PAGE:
After a huge project like this, what is the conversation like as far as what Nike SB AU is going to do next?
Yeah Geoff, whats up!?

Brendan Gardoll filming Rob Pace. Photo: Cameron Markin *click to enlarge

What filmers influence you?
Filmers not afraid to take risks and make something of their own, or anyone who still has the patience to film VX. My favorites are Zach Chamberlin, Colin Read, Jason Hernandez, and Jacob Nunez.

Your favorite clip in the video we should look out for:
Tough to say, everyone smashed it. Rowbag’s tailslide gap out in Canberra is the best!


How long has this video been in the works?
Filming varied for different people. Some guys have a few tricks that span back two or three years, but originally the full video idea started around 20 months ago and was to be five guys from Melbourne. We did the first filming trip to Canberra with those five guys and then a month later a trip to Taiwan.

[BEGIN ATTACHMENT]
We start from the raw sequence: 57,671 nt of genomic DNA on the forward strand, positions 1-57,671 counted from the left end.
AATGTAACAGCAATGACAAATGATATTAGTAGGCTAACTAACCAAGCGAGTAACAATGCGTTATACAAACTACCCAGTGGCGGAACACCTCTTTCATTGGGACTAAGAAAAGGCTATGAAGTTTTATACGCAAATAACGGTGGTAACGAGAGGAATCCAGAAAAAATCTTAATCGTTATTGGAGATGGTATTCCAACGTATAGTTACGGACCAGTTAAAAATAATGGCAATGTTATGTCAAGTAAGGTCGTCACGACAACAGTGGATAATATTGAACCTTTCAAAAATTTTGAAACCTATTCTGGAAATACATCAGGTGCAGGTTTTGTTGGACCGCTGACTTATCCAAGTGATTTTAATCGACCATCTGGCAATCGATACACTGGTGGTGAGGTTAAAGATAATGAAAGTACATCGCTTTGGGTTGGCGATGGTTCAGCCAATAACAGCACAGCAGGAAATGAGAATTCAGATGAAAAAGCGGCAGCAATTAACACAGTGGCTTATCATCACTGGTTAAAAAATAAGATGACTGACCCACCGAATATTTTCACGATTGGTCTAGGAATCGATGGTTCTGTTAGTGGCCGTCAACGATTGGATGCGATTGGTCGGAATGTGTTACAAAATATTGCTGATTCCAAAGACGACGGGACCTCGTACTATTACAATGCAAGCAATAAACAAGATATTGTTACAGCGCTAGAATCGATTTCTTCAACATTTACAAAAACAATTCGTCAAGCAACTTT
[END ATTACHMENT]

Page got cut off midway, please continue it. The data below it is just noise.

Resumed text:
The Sydney guys finished Cumberland County this time last year and they were all on such a roll we thought, "Why not keep the momentum going and include them too?" Within that twelve months, a couple more people got involved and it grew into the final product. Rowan Davis only got involved about six months ago. He was just so hungry to be in it and filmed a sick part in a short amount of time. That was really impressive to witness.

What's your take on videos in 2018, are they to be sold or put out online for free?
I'm up for either. I still have a full length video I did with my friends as a solo project which I plan on dropping in a box set with my last three releases. I hope I can sell some. I still think there's a place for selling videos in the hard copy form, especially from independent filmmakers.
Both forms have their purpose. The independent filmmaker may sell theirs, make a little money back for their effort, get their name out there a bit then perhaps put it online eventually. For companies (big ones especially), I think it’s more important for the video to just be out there right away. Everyone watches it, ideally loves it and therefore supports the brand.